African Women Extremely Affected by Climate Change – Morocco’s FM –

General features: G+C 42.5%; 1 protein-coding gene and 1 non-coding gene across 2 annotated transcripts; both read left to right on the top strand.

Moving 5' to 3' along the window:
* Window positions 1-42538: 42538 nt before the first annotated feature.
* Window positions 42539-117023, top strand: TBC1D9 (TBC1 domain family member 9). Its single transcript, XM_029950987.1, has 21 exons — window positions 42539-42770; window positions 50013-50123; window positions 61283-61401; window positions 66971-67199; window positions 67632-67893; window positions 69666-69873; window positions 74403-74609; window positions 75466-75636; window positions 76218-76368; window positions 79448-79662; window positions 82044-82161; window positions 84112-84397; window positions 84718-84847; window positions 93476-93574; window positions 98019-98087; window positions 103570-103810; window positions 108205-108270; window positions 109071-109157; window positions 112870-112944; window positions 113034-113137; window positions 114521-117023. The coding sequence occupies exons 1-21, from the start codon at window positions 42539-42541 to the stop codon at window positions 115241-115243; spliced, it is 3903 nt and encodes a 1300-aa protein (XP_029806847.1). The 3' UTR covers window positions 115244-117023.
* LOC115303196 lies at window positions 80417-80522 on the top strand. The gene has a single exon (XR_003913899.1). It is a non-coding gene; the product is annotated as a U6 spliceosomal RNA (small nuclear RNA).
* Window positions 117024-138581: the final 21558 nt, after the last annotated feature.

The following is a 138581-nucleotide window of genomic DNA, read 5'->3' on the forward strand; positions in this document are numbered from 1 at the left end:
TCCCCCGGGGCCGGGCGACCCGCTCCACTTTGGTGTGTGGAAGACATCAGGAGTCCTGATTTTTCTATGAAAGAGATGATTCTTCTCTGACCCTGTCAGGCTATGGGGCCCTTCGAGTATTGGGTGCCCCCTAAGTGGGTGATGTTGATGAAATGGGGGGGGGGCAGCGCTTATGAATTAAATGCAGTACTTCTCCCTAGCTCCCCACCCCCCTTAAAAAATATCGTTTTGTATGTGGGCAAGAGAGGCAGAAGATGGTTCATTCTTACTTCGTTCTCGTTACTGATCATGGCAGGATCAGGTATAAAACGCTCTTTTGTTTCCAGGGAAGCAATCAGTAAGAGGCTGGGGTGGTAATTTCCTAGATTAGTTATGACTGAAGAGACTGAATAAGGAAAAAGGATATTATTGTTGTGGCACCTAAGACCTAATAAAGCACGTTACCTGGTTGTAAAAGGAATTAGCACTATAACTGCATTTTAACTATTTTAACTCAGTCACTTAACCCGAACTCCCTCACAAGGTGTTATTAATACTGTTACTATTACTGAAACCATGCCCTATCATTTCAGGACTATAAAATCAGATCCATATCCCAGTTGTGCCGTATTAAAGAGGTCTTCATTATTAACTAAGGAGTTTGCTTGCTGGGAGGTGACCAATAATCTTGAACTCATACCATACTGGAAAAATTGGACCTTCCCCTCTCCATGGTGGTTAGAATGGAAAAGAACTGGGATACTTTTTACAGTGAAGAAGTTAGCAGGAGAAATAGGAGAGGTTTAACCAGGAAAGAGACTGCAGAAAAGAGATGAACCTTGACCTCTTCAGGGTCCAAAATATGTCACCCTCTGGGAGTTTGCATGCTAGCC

African women, who are the backbone of the continent’s food security, are extremely affected by climate change, Minister of Foreign Affairs, African Cooperation and Moroccan Expatriates, Nasser Bourita, said Thursday in Addis Ababa. Speaking at a luncheon discussion on the intersecting challenges of climate change and the Women, Peace and Security Agenda in Africa (WPS), organized by Morocco in collaboration with the African Union, on the sidelines of the 42nd session of the Executive Council of the African Union (AU), Bourita stressed that African women suffer most from conflicts, violence and forced displacement as a result of climate change, noting that they do not fully participate in decision-making processes related to adaptation and mitigation. Emphasizing the leadership of African states in shaping the climate agenda and strengthening women’s participation in this area, Bourita recalled that at the First African Action Summit, chaired by HM King Mohammed VI in Marrakech in 2016, African heads of state committed to promoting the required adaptation policies and measures that are also catalysts for deep structural transformation on the economic and social levels in Africa. “We can only achieve effective adaptation and mitigation if we take into account the gender impacts of climate change and promote women’s participation,” said the Minister, noting that there can be no climate resilience without gender equality, which allows women to fully enjoy their rights in the context of the dramatic impacts of climate change. This meeting on the intersecting challenges of climate change and the WPS Agenda, held at the African Union headquarters, stems from Morocco’s commitment to stimulate new thinking to address Africa’s traditional and emerging challenges and transform them into real opportunities for regional and sub-regional partnerships, he said, noting that the Kingdom is firmly convinced that these challenges should not be a reason for division, but “a catalyst for collective action within our Organization.” While Africa accounts for only 3% of global greenhouse gas emissions, it bears much of the burden of climate change, Bourita said. Noting that climate change is a multiplier of threats in Africa more than in any other region, the Moroccan minister cited HM the King’s speech at the Summit of Heads of State and Government on drought and sustainable land management, held on May 9, 2022, in whichthe Sovereign stressed that “when environmental security is threatened, that affects food security, human security and, in fact, all matters relating to security in general.” This reality can be illustrated through three examples among others, he noted, referring to the increasing demand for water, drought and erratic rainfall that disrupt food systems, with up to 250 million Africans affected by water stress. Second, the continent is experiencing natural disasters at a faster rate than ever before, displacing more than 2.5 million Africans by 2021, he said, adding that the third example is that resource scarcity caused by climate change is giving rise to conflicts between different social groups and providing fertile ground for violent extremism. A holistic approach to human security therefore lays the foundation for synergies between the Climate Agenda and the WPS Agenda, Bourita argued, noting that in this regard, Morocco has always taken the view that the WPS Agenda is not a technical plan, but a political platform and a transformative action program that involves states and other stakeholders, including civil society, academia and the private sector. Welcoming the “considerable” efforts made by African states and the AU in implementing the WPS Agenda at the continental level, he said that “in line with the Royal Vision for the promotion of equality between men and women as the foundation of a modern and democratic society, Morocco’s National Action Plan, launched last March at the UN, is based on a comprehensive approach with the active participation of civil society.” This plan addresses three priority areas, namely preventive diplomacy, mediation, peacekeeping and the promotion of a culture of peace, as well as the economic empowerment of women, he noted, expressing Morocco’s readiness to share its experience in developing its National Action Plan with African countries, within the framework of South-South cooperation, in order to promote national ownership of this agenda. As president of the Peace and Security Council in October 2022, Morocco has launched a fruitful debate on the link between climate change, Covid-19, conflict and gender-based violence, Bourita stressed, saying that strong multilateral cooperation at the AU and UN level is needed to fill the political and normative gap in this area.